It’s a familiar sight for equestrians: you finish your morning training routine, and your young mare or gelding is sweating off their workout.  Their coat glistens as their skin secretes moisture to cool off their flushed body.  Sweat is a horse’s main method for regulating their internal body temperature, and large percent (65-70%) of a horse’s body heat is lost through sweating.1 

It is important that your horse exhibits a sweat response to stimuli such as increased environmental temperature and vigorous exercise.2 When this vital function is disrupted, your horse can have trouble lowering their body temperature if they become overheated. This can be especially problematic for performance horses that are prone to overexerting themselves; however, decreased sweat production can be a problem for any horse as the weather gets hotter in the summer.2 

There are several signs that may indicate that your horse is suffering from anhidrosis. They may act lethargic, seek shade, or breathe very heavily after exercising, on top of having a body temperature higher than the normal range (99.5-101°F).  If this happens, your horse will be at a higher risk for developing heat stroke and hyperthermia.3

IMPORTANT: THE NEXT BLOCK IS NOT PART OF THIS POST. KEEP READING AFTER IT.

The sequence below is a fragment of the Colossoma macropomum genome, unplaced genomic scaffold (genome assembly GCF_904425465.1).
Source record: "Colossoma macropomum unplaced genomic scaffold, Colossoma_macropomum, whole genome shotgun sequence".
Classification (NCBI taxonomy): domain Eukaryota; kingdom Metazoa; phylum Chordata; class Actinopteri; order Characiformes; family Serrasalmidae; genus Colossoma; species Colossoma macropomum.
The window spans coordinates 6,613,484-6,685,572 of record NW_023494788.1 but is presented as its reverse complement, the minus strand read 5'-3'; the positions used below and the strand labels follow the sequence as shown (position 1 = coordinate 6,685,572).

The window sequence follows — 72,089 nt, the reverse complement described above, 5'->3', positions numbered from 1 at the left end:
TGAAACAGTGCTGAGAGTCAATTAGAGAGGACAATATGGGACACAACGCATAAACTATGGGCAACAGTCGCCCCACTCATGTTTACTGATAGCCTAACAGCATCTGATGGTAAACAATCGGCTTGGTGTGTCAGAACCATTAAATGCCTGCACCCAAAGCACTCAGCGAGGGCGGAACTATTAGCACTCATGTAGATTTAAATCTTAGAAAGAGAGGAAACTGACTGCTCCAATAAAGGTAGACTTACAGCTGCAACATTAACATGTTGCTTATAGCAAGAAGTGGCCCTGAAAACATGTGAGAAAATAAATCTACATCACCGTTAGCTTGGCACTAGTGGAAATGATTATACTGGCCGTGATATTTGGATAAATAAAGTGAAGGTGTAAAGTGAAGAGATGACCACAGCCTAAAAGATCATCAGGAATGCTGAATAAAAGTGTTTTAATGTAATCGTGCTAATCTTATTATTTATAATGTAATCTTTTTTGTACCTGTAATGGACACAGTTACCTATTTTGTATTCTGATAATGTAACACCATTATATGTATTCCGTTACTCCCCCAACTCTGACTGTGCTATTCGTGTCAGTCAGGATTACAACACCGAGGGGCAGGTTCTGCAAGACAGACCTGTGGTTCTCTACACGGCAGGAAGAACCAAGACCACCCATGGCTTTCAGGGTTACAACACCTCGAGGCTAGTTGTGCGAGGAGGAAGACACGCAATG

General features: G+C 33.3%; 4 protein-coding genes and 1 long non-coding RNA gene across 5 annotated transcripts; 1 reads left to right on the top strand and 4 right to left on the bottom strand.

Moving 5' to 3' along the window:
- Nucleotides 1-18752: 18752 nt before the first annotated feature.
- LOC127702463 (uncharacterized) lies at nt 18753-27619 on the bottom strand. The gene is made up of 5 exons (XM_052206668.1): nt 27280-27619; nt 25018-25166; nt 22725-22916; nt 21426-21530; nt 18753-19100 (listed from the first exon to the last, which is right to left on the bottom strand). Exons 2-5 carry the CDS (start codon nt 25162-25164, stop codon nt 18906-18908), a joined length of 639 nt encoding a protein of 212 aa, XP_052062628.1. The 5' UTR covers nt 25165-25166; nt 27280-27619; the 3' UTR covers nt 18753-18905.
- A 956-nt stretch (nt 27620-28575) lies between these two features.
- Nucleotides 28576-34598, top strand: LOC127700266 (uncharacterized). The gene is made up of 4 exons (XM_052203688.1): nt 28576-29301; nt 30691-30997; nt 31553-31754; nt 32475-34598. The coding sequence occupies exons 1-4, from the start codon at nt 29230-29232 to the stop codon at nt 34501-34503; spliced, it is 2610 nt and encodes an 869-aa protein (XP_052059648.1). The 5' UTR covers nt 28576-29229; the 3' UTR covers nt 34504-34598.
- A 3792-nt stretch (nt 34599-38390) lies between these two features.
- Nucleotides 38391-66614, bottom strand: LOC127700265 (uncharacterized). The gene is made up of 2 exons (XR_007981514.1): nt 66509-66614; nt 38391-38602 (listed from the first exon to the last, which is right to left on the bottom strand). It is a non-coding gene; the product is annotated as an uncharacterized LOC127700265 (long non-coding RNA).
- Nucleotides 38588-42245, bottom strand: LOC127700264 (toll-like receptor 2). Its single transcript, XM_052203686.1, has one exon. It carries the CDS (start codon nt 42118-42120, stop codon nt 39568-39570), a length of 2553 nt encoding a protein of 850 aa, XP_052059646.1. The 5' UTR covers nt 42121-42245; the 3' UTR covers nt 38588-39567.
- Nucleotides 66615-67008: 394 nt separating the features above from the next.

The exact cause of anhidrosis is not fully understood yet and the specific contributing factors may vary from horse to horse.  Some research has suggested that atrophied sweat glands or thyroid dysfunction may be involved1  and exhaustion of your horse’s sweat glands through extensive physical activity or heat exposure may also lead to anhidrosis development. One thing that has consistently been linked with equine anhidrosis, is low levels of electrolytes. These elements, including chloride, potassium, and sodium, are essential molecules for your horse’s health and are secreted with sweat.The lack of these nutrients, only add to the problem.

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Some other things to keep in mind to manage the issue if the horse is already showing signs are: to work your horse only in the cooler times of the day, and keep them in a cool, shady stall or arena.  Fans or cooling units in your barn can help if you live in a hot or humid area. Installing misters or hosing your horse with cool water are other good choices.

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1.           Breuhaus BA. Thyroid function in anhidrotic horses. Journal of veterinary internal medicine. 2009;23(1):168-173.

2.           Mayhew IG, Ferguson HO, 2nd. Clinical, clinicopathologic, and epidemiologic features of anhidrosis in central Florida Thoroughbred horses. Journal of veterinary internal medicine. 1987;1(3):136-141.

3.            Gariboldi J. Anhidrosis in Horses. Hagyard Equine Medical Institute Newsletter. Accessed 2/17/2018.

4.            Wilson DC, Corbett AD, Steel C, Pannirselvam R, Bovell DL. A preliminary study of the short circuit current (Isc) responses of sweat gland cells from normal and anhidrotic horses to purinergic and adrenergic agonists. Veterinary dermatology. 2007;18(3):152-160.